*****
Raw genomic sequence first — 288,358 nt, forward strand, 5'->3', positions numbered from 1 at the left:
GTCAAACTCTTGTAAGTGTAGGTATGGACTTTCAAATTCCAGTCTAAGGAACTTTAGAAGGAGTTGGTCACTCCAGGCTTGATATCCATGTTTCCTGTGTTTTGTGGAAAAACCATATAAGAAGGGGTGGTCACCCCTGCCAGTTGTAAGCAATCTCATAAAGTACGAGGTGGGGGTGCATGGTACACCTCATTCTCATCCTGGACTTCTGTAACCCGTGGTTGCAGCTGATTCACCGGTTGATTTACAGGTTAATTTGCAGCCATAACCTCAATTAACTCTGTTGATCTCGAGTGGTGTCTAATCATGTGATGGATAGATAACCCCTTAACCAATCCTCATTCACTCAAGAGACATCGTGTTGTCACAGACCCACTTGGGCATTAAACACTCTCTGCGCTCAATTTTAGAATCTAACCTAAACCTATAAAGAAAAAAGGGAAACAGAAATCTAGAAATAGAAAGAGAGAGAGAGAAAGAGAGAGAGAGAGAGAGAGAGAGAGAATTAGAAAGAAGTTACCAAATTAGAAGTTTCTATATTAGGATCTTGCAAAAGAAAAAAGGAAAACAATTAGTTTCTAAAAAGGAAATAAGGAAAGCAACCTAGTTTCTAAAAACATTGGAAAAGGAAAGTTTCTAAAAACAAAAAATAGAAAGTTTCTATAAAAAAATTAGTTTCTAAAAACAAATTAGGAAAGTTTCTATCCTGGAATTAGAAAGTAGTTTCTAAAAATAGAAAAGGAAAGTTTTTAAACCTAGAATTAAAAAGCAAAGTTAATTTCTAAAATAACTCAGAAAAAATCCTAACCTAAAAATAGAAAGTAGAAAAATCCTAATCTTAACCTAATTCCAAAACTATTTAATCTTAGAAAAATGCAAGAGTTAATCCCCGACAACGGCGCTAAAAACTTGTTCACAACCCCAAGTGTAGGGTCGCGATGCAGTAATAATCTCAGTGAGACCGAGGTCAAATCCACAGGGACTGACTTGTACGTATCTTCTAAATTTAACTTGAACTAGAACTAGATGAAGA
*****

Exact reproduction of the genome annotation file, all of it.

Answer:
Raw genomic sequence first — 288,358 nt, forward strand, 5'->3', positions numbered from 1 at the left:
GTCAAACTCTTGTAAGTGTAGGTATGGACTTTCAAATTCCAGTCTAAGGAACTTTAGAAGGAGTTGGTCACTCCAGGCTTGATATCCATGTTTCCTGTGTTTTGTGGAAAAACCATATAAGAAGGGGTGGTCACCCCTGCCAGTTGTAAGCAATCTCATAAAGTACGAGGTGGGGGTGCATGGTACACCTCATTCTCATCCTGGACTTCTGTAACCCGTGGTTGCAGCTGATTCACCGGTTGATTTACAGGTTAATTTGCAGCCATAACCTCAATTAACTCTGTTGATCTCGAGTGGTGTCTAATCATGTGATGGATAGATAACCCCTTAACCAATCCTCATTCACTCAAGAGACATCGTGTTGTCACAGACCCACTTGGGCATTAAACACTCTCTGCGCTCAATTTTAGAATCTAACCTAAACCTATAAAGAAAAAAGGGAAACAGAAATCTAGAAATAGAAAGAGAGAGAGAGAAAGAGAGAGAGAGAGAGAGAGAGAGAGAATTAGAAAGAAGTTACCAAATTAGAAGTTTCTATATTAGGATCTTGCAAAAGAAAAAAGGAAAACAATTAGTTTCTAAAAAGGAAATAAGGAAAGCAACCTAGTTTCTAAAAACATTGGAAAAGGAAAGTTTCTAAAAACAAAAAATAGAAAGTTTCTATAAAAAAATTAGTTTCTAAAAACAAATTAGGAAAGTTTCTATCCTGGAATTAGAAAGTAGTTTCTAAAAATAGAAAAGGAAAGTTTTTAAACCTAGAATTAAAAAGCAAAGTTAATTTCTAAAATAACTCAGAAAAAATCCTAACCTAAAAATAGAAAGTAGAAAAATCCTAATCTTAACCTAATTCCAAAACTATTTAATCTTAGAAAAATGCAAGAGTTAATCCCCGACAACGGCGCTAAAAACTTGTTCACAACCCCAAGTGTAGGGTCGCGATGCAGTAATAATCTCAGTGAGACCGAGGTCAAATCCACAGGGACTGACTTGTACGTATCTTCTAAATTTAACTTGAACTAGAACTAGATGAAGA